Holocaust survivor talks about second chance at life

Celina Karp Biniaz

Celina Karp Biniaz

Logan Metzger

An 88-year-old holocaust survivor, saved by Oskar Schindler, spoke at the Memorial Union Sunday night about her “Second Chance at Life.”

Celina Karp Biniaz is one of the last living survivors of Schindler’s List, the list of 1,098 Jewish men, women and children who were saved from the Nazis and the Holocaust largely due to the humanity of Oskar Schindler. Biniaz’s family worked in Schindler’s factory until they were liberated in May 1945. Two years later they immigrated to Des Moines, where she graduated from North High School and subsequently attended Grinnell College.

The lecture was sponsored by Ames Jewish Congregation, Chabad of Ames, Hillel, Iowa Jewish Historical Society and the Committee on Lectures.

In a fully packed Great Hall of the Memorial Union, Biniaz sat on the edge of the stage to shake hands and greet attendees as they entered the room before moving up on stage to begin her talk.

“When I do these talks I like to pay tribute at the start to those who died in the Holocaust,” Biniaz said.

Biniaz said that her family was originally in a sewing factory of Julius Madritsch, which made uniforms for the German army. Schindler and Madritch were good friends, and when Schindler decided to save his workers Madricth put some of his workers on the list and Biniaz’s family luckily made it on.

“I don’t know whether it was chance, luck or fate that I made it on that list,” Biniaz said.

Schindler decided to move the factory to Czechoslovakia to save his workers, and he was able to save 1,100 which consisted of 800 men and 300 women.

The men were taken first and then the women, but they ended up in Auschwitz by mistake for five weeks. Fortunately for Biniaz, Schindler showed up to save the 300 women just in time.

Biniaz, her family and the rest of the workers were rescued by the Russian army on May 9, 1945. When preparing the workers to leave, Schindler apologized that he couldn’t save more than 1,100 people because he didn’t have enough money to buy the freedom of any more.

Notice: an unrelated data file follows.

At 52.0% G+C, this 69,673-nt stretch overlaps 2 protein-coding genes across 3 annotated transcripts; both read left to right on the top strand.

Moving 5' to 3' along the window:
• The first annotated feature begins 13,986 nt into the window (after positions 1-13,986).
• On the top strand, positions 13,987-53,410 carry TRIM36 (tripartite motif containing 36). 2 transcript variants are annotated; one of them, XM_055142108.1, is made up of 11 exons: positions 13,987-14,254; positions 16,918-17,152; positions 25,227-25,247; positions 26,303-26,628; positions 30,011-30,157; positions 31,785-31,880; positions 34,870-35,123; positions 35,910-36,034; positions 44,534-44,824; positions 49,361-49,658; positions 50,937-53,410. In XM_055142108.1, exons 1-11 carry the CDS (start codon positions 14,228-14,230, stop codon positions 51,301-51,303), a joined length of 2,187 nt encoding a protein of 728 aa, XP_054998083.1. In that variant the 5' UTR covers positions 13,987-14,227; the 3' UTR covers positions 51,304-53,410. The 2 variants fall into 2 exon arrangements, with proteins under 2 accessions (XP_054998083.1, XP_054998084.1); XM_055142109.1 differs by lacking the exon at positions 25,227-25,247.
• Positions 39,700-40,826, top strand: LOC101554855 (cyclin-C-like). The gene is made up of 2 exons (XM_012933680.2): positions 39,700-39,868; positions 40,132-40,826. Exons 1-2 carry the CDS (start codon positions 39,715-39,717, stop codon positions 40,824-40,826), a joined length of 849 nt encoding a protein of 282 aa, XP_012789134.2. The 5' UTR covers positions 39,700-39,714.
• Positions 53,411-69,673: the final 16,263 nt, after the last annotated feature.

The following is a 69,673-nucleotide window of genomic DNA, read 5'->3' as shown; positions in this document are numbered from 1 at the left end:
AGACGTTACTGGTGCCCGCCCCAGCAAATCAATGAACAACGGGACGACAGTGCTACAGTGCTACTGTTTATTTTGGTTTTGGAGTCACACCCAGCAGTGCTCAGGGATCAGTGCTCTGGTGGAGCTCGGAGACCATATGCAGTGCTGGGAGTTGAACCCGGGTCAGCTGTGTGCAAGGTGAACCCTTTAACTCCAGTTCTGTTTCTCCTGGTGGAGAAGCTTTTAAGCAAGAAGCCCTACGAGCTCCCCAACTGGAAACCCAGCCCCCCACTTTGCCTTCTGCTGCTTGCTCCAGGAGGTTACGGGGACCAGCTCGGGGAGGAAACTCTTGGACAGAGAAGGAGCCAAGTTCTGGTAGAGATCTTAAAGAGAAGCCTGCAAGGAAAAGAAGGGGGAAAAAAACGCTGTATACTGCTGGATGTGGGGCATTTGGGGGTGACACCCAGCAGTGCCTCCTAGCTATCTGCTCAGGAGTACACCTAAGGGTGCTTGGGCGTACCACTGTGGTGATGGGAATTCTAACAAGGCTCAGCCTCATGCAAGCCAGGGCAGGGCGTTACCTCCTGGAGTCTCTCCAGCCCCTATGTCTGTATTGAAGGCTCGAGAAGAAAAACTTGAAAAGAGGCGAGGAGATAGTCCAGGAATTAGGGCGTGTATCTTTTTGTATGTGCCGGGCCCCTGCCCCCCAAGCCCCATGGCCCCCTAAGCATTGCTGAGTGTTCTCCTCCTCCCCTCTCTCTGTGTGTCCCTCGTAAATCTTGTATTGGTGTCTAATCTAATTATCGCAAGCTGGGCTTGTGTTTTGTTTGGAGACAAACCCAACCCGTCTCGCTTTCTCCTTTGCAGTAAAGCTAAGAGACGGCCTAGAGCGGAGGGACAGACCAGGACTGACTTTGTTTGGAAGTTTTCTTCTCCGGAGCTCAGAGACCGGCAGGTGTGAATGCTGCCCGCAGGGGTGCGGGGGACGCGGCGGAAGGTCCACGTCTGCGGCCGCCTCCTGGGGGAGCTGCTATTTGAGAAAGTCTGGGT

The workers created a gold ring out of the gold in their teeth and gave it to Schindler as thanks for saving them and also moved Schindler to the American zone because the Russians would have killed him for being a Nazi.

Each family got two bolts of cloth and five pairs of scissors when they were freed so they could barter there way back home or to a better life. Biniaz said that her family bartered away everything except one pair of scissors which she still has.

“I have kept this pair of scissors for 70 years,” Biniaz said.

When Biniaz’s family made it to Krakow, Poland, they asked the Red Cross to notify their escaped family that they were alive but barely anyone else in the family survived besides an uncle in the United States.

At 13, Biniaz had not been in school for a long time and had to study all summer to be able to prepare for the entrance exams into the local school, which she did pass.

“I could read but could not write because I had not held a pencil in my hand for all those years,” Biniaz said.

However, in September of 1945 Biniaz’s family decided to move away from Poland due to a pogrom in Eastern Poland.

“Pogrom is a Russian word meaning ‘to wreak havoc, to demolish violently,’” according to the Holocaust Encyclopedia. “Historically, the term refers to violent attacks by local non-Jewish populations on Jews in the Russian Empire and in other countries.”

The family paid off a Russian soldier to get over the border into Czechoslovakia to travel to the American zone in Germany. They ended up in a displaced persons camp for two weeks before moving to a small German town called Mindleheihm where they lived off of Ration Cards & UN Relief packages for two years. Biniaz was taught by a 90-year-old nun in the town’s cloister instead of normal schooling.

Biniaz’s family finally received Affidavits from the uncle in the US and went to Munich to get them where they ran into Schindler before moving to a port city and rode a troop ship across the Atlantic to New York.

“I ate everybody’s ice cream because they were seasick,” Biniaz said when explaining that most of the passengers got sick on the voyage.

The family then traveled to Des Moines where Biniaz’s uncle lived and then stayed with him. In Des Moines, Biniaz entered 12th grade at North High School and took English classes at East High School during the summer to catch up to the American students.

When she graduated one of the teachers introduced her to Grinnell College and convinced the college to give her a full scholarship.

In 1982 Biniaz saw N.Y. Times Book Review which was about “Schindler’s List” by Thomas Keneally, Biniaz never knew about the book until this time. When Spielberg started to film the movie ten years later he went to Krakow, Poland to film it and met many survivors which convinced him to start The Shoah Foundation, which raises awareness and educates about genocides. There were 56,000 interviews in 30 different languages of survivors of genocides recorded for the foundation which are still available to this day, including Biniaz’s.

In 2003 there were so many Holocaust deniers that Spielberg decided to do a ten-year anniversary release of the film on DVD. Biniaz was invited to the event where she met and talked with Spielberg who convinced her to talk about her experience.

“Schindler gave me a life but Spielberg gave me a voice,” Biniaz said.